a reduced variant of the coordination child rapes and gang rapes — with rapes “factored out” of the full coordination, leaving the two-conjunct constituent child and gang. What gives this reduced coordination the whiff of non-parallelism is the difference in the way the factor rapes is semantically related to the two conjuncts child and gang: the first conjunct, child, functions as patient, or affected participant, with the factor rapes (like a canonical syntactic object; in a child rape, someone rapes a child), while the second conjunct, gang, functions as agent, or active participant, with this factor (like a canonical syntactic subject; in a gang rape, a gang rapes someone).

The coordination of patient with agent has a mildly zeugmatic flavor. It probably adds a bit of processing difficulty to this example — and it’s certainly enough to make a linguist like me take notice of the headline.

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Marco, Marco, Marco

May 19, 2017

(Men’s underwear, but nothing hard-core.)

The Daily Jocks ad from the 9th, featuring the Marco Marco brand, with my caption:

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Maximum Marco in boxer briefs.
Middle Marco in briefs.
Minimal Marco in almost nothing,
Beyond the pecs, the abs, and the thighs,
Nothing like one another, but they’re
Totally tight —
All three for Subcomandante Marcos, the
Subcomandante for all of them.

Four things here: the Marco Marco firm, which is trés gai; the play on All for one and one for all (most famously alluding to the motto of the Three Musketeers)); the play on Marcos the plural of the personal name Marco vs. the surname Marcos; and the reference to the Zapatista leader Subcomandante Marcos. Plus a whiff of an allusion to Goldilocks and the Three Bears (Marco Midi is just right). And of course the differences in the three men’s body types.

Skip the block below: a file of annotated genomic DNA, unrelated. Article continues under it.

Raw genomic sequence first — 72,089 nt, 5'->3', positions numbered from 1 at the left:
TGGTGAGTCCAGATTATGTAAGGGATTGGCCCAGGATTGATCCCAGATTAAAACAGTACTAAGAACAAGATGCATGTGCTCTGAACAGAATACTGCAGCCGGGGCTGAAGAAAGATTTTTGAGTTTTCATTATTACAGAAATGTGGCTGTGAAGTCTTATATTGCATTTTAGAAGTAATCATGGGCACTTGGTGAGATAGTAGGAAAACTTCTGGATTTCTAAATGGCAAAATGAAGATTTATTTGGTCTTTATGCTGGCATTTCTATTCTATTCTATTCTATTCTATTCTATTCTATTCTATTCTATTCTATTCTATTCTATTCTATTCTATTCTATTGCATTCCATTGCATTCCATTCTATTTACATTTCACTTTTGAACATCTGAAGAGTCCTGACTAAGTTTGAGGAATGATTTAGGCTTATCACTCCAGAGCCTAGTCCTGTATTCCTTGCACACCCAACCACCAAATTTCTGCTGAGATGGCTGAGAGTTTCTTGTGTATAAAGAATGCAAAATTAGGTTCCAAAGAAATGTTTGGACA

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What is figure, what is ground?

May 8, 2017

David Sipress in the latest (May 8th) New Yorker:

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“I can’t remember—do I work at home or do I live at work?”

Which is the ground — home (living place) or workplace — and which is the figure — working or living?

A question framed in the caption as a chiasmus, abstractly of the form X … Y / Y … X?

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The maiden, the monster, and the hero

April 15, 2017

In the LGBT precinct of Facebook recently, this Jim Benton cartoon (eventually this posting will be about Benton, but first the folktale scenarios):

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The basic scenario is Beauty and the Beast: a beautiful maiden (that is, a virgin), often a princess; and a monster, a grotesque creature, either literally an animal (a gigantic ape, a dinosaur, a mutant lizard, a dragon, whatever — but male) or a man animalistic in form, sometimes in nature as well. The monster desires the maiden: to devour her (literally), to despoil her (sexually), or merely to love her (romantically).

A third character, the Knight, figures in an extended scenario: a hero, a handsome and virile young man, often in armor, often a prince, whose role is to challenge the monster in battle and overcome him, thereby rescuing the maiden — for himself; she is his prize. In the extended scenario, two males are rivals for the maiden.

In Benton’s version, the hero challenges the monster, demanding that the monster deal with him rather than the maiden. And so the monster does. Sometimes in a love triangle, the rivals become lovers. (Combat between men is sometimes a route to mutual respect, male bonding, and friendship; in this case, the relationship goes one step further.)

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snatch

April 8, 2017

(Plain sex talk of several kinds, not for kids or the sexually modest.)

Yesterday’s morning name, and it was clear to me when I woke up that this was the vulgar sexual noun snatch ‘woman’s genitals’. and not the grabbing snatch or the stealing / kidnapping snatch or the weightlifting snatch — but then it turns out they’re all related.